Suppose that the friction is limiting. T = mv2. therefore 5>/T7 (T-mv^Bf^— . an endless chain under the action of no external force can run with uniform speed along a curve of any given form. if p is the radius of curvature. And if m is the mass per unit length. mBs the mass of a length Bs and let a be the radius of the pulley.10-7-10-71] STRINGS AND CHAINS 129 For example. 1071. there is no acceleration along the tangent. the mass of the element Bs is mBs. i. and then the chain will continue to run in the same curve for a long time. The tensions on the element Bs are equivalent to BT along the tangent and TBifr along the inward normal. and. and no external force. T The normal reaction of the pulley * on the element Bs of the belt may be denoted by RBs. If the speed of an endless chain be high the tension may be so great that external forces such as the weight of the chain are negligible in comparison. is the coefficient of friction. or T is constant. and a But Bs = aByfr. by considering the motion of this element and resolving along the inward normal we get but therefore p = Lim Bs/By]r. therefore BT = 0. Belt running on a Pulley at Uniform Speed. For. the velocity v being constant. just sufficient to prevent slipping of the belt on the pulley. whatever form the curve may have.e. and then the friction is fiR Bs if /J. Let v be the velocity of the belt. Resolving along the tangent and normal we have O = BT-fiRBs. // \ .

(1). t + 8t and -1) the velocity of the sand relative to the truck. B are the points where the belt leaves the pulley and TA. Initially the pail is at rest. Hence if A. v2. of sand is thrown out with velocity V—v. 1903] Let M be the mass of the truck and its contents at time t. If the belt is in contact with the pulley round a semicircle we have If the inertia of the belt is neglected the result becomes TB — Tj^ev. and thus doing H ft. and we measure i|r from the tangent at-A. there being no elasticity. Problems on Changing Mass. and strikes a pail which retains it. of work per second. by equating the momentum at time t + 8t to its value at time t. or T . so that v (ii) A mass m of water issues per unit time from a pipe with uniform velocity u. Prove that dV _m(u-Vf dt . and at a subsequent instant is moving in the direction of the steam with velocity V. (i) If a man on a truck running on smooth level rails is throwing out m Ib. The linear momentum is constant and. just as if the belt were at rest. and by (1) this = \m8t. of sand per second in a direction parallel to the rails. neglecting the product 8t 8 V. In time 8t a mass m8t lb.-lb.130 GENERAL PROBLEMS [X and.. V.(V. M8V-mv8t=O Again the work done in time 8t is Hg8t foot-poundals and this is equal to the increase in kinetic energy.fflji2 = Get1*. TB the tensions there. we get or. [M. we have T—TA when T|T = 0. log (T— mi)2) = /ui/r + const. so that G=TA — mvz.vf -1MV* = MV8V-m8t. T. and T-mvli=(TA-mv2)e'l+. Therefore Hg8t=£ (M. prove that the velocity of the sand relative to the truck is */(%E~g/m). V+ 8 V the velocities of the same at times t. 10*8. by integrating.m 8t) ( V+ 8 Vf + $ m 8t.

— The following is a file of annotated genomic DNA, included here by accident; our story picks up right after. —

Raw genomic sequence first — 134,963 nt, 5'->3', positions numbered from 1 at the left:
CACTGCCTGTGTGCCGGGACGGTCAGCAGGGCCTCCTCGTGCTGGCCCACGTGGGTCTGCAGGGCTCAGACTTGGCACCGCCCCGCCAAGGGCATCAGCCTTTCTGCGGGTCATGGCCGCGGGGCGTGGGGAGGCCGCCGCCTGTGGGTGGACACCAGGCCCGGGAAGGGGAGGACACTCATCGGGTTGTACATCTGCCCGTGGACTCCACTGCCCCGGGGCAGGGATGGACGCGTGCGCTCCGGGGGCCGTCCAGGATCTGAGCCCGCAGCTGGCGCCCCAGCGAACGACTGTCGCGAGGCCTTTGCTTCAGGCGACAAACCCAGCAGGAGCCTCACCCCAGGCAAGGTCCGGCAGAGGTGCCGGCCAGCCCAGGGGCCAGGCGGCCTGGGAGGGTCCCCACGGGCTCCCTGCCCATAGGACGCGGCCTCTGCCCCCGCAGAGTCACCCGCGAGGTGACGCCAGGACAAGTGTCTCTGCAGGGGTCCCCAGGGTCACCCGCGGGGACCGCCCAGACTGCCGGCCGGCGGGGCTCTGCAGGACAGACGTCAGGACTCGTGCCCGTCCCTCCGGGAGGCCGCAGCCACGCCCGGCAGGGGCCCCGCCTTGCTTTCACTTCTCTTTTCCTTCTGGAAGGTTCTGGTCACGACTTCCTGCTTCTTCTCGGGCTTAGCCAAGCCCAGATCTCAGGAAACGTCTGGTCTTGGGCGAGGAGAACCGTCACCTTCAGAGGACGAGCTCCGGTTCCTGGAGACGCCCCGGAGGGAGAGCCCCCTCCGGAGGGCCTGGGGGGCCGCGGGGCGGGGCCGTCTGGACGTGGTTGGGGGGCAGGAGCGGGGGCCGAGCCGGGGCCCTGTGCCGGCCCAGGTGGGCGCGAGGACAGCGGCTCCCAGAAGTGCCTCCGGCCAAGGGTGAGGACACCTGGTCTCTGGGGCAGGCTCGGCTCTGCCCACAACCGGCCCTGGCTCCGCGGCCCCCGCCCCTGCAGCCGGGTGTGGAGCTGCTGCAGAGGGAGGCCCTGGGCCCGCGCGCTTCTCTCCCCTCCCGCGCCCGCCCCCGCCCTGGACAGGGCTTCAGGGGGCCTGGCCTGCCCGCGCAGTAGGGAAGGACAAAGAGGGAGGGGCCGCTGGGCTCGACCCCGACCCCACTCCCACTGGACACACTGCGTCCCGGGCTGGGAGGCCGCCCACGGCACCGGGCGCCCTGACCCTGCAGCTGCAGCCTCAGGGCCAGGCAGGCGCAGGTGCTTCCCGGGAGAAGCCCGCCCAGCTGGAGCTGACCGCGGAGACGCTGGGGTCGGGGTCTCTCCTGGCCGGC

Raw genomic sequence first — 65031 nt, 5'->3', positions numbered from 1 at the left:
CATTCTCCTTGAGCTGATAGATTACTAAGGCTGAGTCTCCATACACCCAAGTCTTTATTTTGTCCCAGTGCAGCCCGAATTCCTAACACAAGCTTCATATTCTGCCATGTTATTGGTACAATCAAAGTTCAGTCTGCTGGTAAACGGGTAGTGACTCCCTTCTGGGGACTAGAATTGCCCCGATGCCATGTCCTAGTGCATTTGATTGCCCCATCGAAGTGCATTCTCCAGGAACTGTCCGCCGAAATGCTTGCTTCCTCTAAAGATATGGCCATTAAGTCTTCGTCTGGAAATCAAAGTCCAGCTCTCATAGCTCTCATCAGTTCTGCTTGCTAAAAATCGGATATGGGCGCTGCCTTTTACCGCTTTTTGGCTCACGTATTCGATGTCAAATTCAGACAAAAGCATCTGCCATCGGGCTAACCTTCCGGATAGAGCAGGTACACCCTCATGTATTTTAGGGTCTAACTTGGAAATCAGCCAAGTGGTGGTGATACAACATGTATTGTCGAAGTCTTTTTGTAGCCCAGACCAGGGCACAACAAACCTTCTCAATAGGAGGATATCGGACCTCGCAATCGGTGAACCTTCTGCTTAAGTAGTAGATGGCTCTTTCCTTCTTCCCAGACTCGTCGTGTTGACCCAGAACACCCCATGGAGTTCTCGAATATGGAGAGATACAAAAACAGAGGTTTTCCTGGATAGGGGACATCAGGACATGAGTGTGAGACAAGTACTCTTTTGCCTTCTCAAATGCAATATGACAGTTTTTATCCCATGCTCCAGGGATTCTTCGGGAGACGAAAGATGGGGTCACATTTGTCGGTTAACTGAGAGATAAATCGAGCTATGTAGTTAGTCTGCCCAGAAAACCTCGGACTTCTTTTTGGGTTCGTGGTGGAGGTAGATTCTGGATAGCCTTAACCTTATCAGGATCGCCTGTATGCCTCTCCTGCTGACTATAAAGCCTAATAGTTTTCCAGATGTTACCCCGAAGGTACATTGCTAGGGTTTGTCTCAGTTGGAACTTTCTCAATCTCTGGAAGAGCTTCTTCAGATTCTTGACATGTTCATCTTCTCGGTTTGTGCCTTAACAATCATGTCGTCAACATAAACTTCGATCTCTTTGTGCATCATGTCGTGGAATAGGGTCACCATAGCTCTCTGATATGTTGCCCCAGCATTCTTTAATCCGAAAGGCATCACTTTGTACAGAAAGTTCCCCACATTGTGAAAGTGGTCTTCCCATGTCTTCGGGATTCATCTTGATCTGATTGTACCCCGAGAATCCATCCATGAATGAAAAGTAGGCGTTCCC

so that 8JT = —y?~—'dt. where Mis the mass of the pail. by conservation of linear momentum. and its momentum is m{u— V) 8t. = Mu because initially M' = 0 and V—0. Dividing (3) by (4) gives the result dV_m(udt JMit (2). Substituting in (1) we get (M+M1) 8 F = ^ ^ Eliminate bt from (2) and (3) and we get bM' _ bV M+M'~u-V' therefore (M+M')(u— V) = const. But the momentum of the pail and its contents at time t is {M + M') V and in time bt this increases to (M+M' + bM')(V+bV). the loss of energy up to this point is and on substituting the value of M' from (4) this gives \MuY. [S. Therefore pua—m.1O71-10-8] PROBLEMS ON CHANGING MASS 131 and that the loss of energy up to this instant is \MuV. (4). The increase must be equal to the momentum of the water that enters the pail. bt (3). But when the pail has velocity V the velocity of the stream relative to it is u — V and therefore the length of stream entering the pail in time bt is (u — V) bt and its mass is p (u— V) abt==— bt. the'volume is ua and the mass pua. But bM' is the mass of water added in time bt. V)3 Again. 1910] Let V denote the velocity of the pail and M' the mass of water in it at time t. 9-2 . since the velocity is u the length of the stream that emerges in unit time is u. If a denotes the cross-section and p the density of the stream of water. Therefore {M+M')bV+ VW = m(ii. and gravity is omitted from consideration..V)bt (1)..